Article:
Loading

NIH/Merial Summer Research Program

The NIH/Merial Summer Research Program is designed to expose students in their first or second year of veterinary school to all phases of biomedical research. This includes the development of research ideas, the preparation of research proposals, the performance of biomedical research, and the presentation of research results in written and oral formats. Here's what you'll discover in these pages:


What the Program is About

The NIH/Merial Summer Research Program is designed to expose students in their first or second year of veterinary school to all phases of biomedical research. This includes the development of research ideas, the preparation of research proposals, the performance of biomedical research, and the presentation of research results in written and oral formats. Students in the program perform full time biomedical research during the months of June, July, and August, participate in weekly seminars, and present their work in oral, poster, and written presentations. Students also attend the National Merial Scholars Symposium. The program provides a rich experience in biomedical research for students and simultaneously exposes them to a wide variety of research topics through seminars. Students also benefit from close association with University faculty.

Who is Eligible?

Any veterinary student who has completed one semester of veterinary school is eligible to apply. Students can be from the University of Pennsylvania, or any other veterinary school.

History of the Program

The Summer Research Program has existed at Penn Vet since 1990. The program is currently funded by Merial and by an NIH training grant. Other sources of support include funds from the office of the dean, the four departmental chairs and the Marie Lowe Cancer Center. Since its inception, the program has funded 370 awards to 332 different students to perform biomedical research in the laboratories of 138 different faculty members at the University of Pennsylvania. The historical success rate of gaining acceptance into the program is about 75%. The chart below shows the number of applicants and matriculants in each year.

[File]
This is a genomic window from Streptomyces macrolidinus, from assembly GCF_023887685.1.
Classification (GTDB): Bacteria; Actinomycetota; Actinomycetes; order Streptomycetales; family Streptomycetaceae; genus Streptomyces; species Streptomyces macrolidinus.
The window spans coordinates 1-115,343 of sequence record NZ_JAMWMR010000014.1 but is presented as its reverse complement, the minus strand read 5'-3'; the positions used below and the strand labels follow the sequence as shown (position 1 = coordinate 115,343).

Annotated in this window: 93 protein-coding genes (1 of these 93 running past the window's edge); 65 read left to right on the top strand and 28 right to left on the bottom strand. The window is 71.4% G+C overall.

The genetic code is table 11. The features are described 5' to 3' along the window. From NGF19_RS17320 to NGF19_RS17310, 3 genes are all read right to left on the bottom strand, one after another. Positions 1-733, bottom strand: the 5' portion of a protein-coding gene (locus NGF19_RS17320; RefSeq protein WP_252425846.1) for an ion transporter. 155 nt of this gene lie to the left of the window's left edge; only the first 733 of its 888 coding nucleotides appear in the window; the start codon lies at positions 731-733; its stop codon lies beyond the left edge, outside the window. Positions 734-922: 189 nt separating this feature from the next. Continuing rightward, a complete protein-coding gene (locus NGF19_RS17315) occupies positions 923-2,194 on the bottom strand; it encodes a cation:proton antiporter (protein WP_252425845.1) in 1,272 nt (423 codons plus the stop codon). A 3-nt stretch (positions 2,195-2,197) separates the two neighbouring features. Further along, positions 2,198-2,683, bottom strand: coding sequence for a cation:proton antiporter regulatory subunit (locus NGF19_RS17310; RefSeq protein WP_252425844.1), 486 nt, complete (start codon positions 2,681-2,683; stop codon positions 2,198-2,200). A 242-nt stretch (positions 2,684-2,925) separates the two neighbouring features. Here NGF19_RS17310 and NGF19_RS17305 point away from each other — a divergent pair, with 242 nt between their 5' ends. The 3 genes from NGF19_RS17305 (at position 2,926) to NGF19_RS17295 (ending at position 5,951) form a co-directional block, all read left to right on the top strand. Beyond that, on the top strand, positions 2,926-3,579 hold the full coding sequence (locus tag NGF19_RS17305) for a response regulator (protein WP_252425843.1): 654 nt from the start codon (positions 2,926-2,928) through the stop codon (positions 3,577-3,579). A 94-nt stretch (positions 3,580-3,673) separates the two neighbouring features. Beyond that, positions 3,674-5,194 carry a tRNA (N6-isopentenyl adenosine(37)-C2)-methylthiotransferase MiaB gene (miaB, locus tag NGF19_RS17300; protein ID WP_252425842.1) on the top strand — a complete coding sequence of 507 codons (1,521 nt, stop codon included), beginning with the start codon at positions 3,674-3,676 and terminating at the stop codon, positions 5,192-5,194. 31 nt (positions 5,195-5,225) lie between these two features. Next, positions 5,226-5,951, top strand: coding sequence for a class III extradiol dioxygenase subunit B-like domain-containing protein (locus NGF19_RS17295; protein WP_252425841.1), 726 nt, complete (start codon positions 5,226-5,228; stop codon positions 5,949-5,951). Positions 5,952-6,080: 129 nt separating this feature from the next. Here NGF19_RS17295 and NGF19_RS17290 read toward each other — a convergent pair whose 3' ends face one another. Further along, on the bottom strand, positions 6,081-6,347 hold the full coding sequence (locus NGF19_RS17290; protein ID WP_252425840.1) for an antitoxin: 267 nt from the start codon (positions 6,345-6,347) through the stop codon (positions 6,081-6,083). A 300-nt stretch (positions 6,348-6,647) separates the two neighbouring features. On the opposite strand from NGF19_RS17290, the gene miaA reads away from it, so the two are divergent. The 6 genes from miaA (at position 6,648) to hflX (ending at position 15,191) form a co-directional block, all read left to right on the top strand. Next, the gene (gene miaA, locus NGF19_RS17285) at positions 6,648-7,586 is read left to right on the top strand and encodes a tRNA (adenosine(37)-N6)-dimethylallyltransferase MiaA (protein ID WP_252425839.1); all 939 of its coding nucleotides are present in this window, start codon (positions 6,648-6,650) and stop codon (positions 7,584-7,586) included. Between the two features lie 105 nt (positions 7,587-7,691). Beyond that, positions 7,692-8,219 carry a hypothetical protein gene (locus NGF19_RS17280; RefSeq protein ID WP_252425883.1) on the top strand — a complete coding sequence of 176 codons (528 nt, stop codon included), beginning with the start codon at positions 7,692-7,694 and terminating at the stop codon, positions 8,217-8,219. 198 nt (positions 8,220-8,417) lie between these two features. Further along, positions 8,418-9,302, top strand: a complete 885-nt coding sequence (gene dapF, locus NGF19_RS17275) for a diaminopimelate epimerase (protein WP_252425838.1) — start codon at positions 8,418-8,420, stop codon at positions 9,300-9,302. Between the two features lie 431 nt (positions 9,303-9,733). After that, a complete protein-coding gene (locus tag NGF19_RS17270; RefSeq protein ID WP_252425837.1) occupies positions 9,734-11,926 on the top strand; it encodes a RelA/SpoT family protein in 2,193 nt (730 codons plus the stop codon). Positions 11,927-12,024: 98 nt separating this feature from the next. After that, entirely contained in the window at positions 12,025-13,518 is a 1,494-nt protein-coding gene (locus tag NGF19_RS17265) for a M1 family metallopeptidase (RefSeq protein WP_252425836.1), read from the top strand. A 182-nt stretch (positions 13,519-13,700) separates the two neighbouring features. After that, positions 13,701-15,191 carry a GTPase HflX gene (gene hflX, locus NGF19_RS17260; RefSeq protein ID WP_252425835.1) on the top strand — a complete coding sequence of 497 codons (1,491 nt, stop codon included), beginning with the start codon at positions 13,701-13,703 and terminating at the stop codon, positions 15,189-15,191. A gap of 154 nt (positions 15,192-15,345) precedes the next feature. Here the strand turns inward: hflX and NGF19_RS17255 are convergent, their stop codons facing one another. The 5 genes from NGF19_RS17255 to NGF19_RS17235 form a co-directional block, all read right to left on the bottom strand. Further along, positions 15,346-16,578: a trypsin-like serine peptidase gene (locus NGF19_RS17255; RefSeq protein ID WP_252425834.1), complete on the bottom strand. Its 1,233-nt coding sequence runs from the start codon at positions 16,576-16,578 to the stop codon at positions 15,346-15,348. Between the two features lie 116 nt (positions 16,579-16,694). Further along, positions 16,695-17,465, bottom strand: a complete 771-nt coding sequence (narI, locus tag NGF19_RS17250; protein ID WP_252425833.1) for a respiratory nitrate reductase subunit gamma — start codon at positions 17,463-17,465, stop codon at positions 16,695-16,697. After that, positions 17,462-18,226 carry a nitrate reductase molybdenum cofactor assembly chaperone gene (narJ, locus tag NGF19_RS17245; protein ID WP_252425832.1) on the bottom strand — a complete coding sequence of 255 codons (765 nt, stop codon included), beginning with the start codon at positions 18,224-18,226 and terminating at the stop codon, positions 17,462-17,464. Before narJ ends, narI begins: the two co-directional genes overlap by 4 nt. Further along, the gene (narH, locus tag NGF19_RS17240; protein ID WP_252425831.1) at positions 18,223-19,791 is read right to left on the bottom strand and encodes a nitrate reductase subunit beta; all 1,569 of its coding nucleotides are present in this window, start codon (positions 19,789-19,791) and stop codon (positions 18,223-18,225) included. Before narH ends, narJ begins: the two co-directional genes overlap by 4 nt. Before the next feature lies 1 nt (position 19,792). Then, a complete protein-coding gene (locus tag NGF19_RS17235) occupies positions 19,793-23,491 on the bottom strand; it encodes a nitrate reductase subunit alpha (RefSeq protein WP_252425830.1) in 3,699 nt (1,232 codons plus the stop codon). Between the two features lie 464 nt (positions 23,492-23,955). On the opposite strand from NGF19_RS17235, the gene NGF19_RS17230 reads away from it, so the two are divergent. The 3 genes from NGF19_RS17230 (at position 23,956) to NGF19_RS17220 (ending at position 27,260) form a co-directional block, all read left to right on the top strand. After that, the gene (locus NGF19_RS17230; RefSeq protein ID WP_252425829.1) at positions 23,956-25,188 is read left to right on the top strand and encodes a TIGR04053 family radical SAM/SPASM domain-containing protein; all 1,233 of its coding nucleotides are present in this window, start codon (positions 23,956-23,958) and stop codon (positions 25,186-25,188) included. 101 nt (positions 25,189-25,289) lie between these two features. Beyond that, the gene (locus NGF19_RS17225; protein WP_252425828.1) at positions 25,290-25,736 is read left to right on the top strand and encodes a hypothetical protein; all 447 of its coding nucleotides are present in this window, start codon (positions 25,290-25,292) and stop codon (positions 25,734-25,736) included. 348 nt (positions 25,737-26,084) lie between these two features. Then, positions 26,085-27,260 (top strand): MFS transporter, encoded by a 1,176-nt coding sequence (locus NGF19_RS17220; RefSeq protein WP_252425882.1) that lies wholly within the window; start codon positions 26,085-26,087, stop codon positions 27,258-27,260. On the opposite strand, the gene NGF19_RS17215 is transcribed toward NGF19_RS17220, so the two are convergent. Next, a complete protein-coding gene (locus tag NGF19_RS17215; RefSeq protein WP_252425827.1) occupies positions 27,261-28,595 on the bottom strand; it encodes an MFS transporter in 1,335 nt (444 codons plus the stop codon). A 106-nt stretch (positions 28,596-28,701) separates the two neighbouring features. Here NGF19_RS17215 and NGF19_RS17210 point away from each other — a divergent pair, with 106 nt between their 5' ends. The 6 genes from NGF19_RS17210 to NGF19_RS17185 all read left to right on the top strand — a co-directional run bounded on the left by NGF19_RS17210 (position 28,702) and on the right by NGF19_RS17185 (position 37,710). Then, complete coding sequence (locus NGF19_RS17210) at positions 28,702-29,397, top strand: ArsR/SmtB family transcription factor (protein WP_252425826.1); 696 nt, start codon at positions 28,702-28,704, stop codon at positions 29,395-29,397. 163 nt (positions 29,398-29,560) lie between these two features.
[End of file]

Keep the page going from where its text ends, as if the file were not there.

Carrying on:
How Does the Program Work?

Students perform full time research during the months of June, July, and August under the supervision of their faculty mentor. Throughout the summer, students participate in weekly seminars given by faculty and guest speakers (see schedule for 2013, below). Students also orally present their own work to other students in the program at the end of the summer. Students attend the annual National Merial Scholars Symposium and present a poster of their work at the conference. In September, students prepare a written manuscript of their work in the form of a research paper. The following March, all participating students submit their work to the Penn Veterinary Student Research Day. In prior years, two thirds of the Penn Vet Student Research Day winners have been participants in the Summer Research Program. In addition to a stipend (currently $5500 for the summer) students receive course credit for independent study (8 credits for Penn students). Non-Penn Vet students can receive up to an additional $500 for relocation costs and will be offered reasonably priced housing options for the summer. It is anticipated that 18-24 students will be funded each year.